The ‘Welsh crown jewels’ used at Charles’ investiture will return to Wales

The Queen has given her permission for the ‘Welsh crown jewels’ to return to Wales.


The coronet, ring, sword, robe, and rod were all worn by Prince Charles as he was invested as The Prince of Wales in 1969, at the age of 21 at Caenarfon Castle. They are known as the Welsh crown jewels for this reason.

Formally known as the Honours of the Principality, the set has been kept at St James’s Palace until now, as Her Majesty has agreed for the collection to go on display in Wales. The set will be displayed at a new heritage centre in Llandovery, Carmarthenshire in the west of Wales.

Chief executive of Prime Cymru, David Pugh, the Prince’s Initiative for Mature Enterprise in Wales, said: “They are the Welsh crown jewels and it would be the only place outside London where these sorts of things are on display.”

The crown jewels Her Majesty wore to her Coronation in 1952 are kept at The Tower of London.

“It would be for the whole of west Wales to have something of this significance in this part of the country.” he continued.

“We have had the agreement of The Queen that, subject to us securing Heritage Lottery Funding [to build a new heritage centre], they will be on a long-term loan to Llandovery and will form the central part of the museum.”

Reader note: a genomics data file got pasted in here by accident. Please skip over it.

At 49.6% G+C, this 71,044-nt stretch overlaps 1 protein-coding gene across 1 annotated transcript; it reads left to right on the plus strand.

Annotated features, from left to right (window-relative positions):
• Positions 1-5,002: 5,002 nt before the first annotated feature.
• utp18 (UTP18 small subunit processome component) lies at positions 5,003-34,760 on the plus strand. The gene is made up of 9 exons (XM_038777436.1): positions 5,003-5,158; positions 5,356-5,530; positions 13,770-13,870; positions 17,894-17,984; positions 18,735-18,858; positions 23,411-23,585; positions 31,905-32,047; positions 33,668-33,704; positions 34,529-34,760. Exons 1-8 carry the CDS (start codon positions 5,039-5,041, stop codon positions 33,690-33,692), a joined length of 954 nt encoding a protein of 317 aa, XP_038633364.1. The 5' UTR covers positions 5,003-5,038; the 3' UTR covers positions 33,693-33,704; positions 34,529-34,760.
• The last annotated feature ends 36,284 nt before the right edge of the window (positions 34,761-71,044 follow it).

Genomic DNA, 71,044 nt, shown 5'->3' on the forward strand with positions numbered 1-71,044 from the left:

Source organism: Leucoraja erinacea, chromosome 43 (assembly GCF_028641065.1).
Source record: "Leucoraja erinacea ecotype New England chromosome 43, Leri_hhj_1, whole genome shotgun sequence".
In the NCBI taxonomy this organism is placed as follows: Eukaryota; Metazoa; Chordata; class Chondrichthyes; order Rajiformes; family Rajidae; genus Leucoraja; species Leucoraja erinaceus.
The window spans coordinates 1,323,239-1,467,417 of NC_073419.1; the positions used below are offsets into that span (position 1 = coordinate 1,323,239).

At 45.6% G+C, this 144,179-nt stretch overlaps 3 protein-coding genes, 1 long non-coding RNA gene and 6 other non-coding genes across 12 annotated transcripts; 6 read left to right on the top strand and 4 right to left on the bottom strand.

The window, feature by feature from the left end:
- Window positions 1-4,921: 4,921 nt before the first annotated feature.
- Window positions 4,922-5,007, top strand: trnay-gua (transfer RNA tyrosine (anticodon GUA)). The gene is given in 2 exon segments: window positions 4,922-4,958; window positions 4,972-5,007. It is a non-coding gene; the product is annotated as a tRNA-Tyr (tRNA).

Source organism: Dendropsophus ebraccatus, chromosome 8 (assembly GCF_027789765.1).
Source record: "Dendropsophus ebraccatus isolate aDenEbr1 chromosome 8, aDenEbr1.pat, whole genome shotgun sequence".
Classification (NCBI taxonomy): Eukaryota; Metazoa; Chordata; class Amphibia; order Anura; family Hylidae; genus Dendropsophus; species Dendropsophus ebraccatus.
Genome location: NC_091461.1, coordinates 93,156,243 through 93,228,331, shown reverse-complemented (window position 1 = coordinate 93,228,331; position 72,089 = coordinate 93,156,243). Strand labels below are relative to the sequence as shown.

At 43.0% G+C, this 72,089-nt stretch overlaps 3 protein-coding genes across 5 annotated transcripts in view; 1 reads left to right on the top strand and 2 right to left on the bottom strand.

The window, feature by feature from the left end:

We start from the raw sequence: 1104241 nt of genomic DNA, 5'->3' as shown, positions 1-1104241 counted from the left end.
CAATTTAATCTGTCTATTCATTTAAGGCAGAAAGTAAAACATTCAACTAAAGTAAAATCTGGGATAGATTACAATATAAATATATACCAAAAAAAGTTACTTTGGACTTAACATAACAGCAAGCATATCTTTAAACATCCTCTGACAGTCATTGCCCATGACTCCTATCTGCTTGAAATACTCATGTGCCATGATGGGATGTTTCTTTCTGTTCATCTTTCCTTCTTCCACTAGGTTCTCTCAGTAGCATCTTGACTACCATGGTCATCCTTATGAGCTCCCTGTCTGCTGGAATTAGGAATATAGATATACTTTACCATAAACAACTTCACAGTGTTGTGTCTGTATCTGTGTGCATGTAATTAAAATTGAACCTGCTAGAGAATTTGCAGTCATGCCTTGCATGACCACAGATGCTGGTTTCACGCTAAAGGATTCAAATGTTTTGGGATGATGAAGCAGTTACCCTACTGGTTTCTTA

Prince Charles actually studied in Aberystwyth in 1969 for a term, where he studied Welsh and the history of the Principality. He completed his course just a week before he was invested as The Prince of Wales, in a ceremony harking back centuries.

The exhibit was The Prince of Wales’ idea, to help with the regeneration of Llandovery, revealed a spokeswoman for Clarence House: “The investiture regalia for the current Prince of Wales is owned by the Royal Collection but it’s going to go on display at the new heritage centre in Llandovery which is being planned as part of the regeneration of Llandovery.

“The regalia will be there along with the Edward VIII’s investiture regalia. This was the Prince of Wales’s idea to help with the regeneration of Llandovery.”

The announcement that the jewels would be allowed to return to Wales came, coincidentally, as Welsh Conservatives called for the set to return.

Suzy Davies AM, the shadow heritage minister, said: “This is fantastic news for Wales, and for Llandovery in particular. The Prince of Wales has always been passionate about Wales, studying in Aberystwyth and visiting hundreds and hundreds of times over the years.

“His investiture at Caernarfon in 1969 was one of the most watched events in history and the regalia used during that ceremony will be of great interest to people from Wales and from outside.

“I’m absolutely delighted after campaigning for this for a number of years with colleagues that this is now going to happen, and I will work with Prime Cymru and others to help ensure that funding is made available for these historic artefacts that have a real connection between our Monarchy and Wales.”

Image: cropped- Sheri

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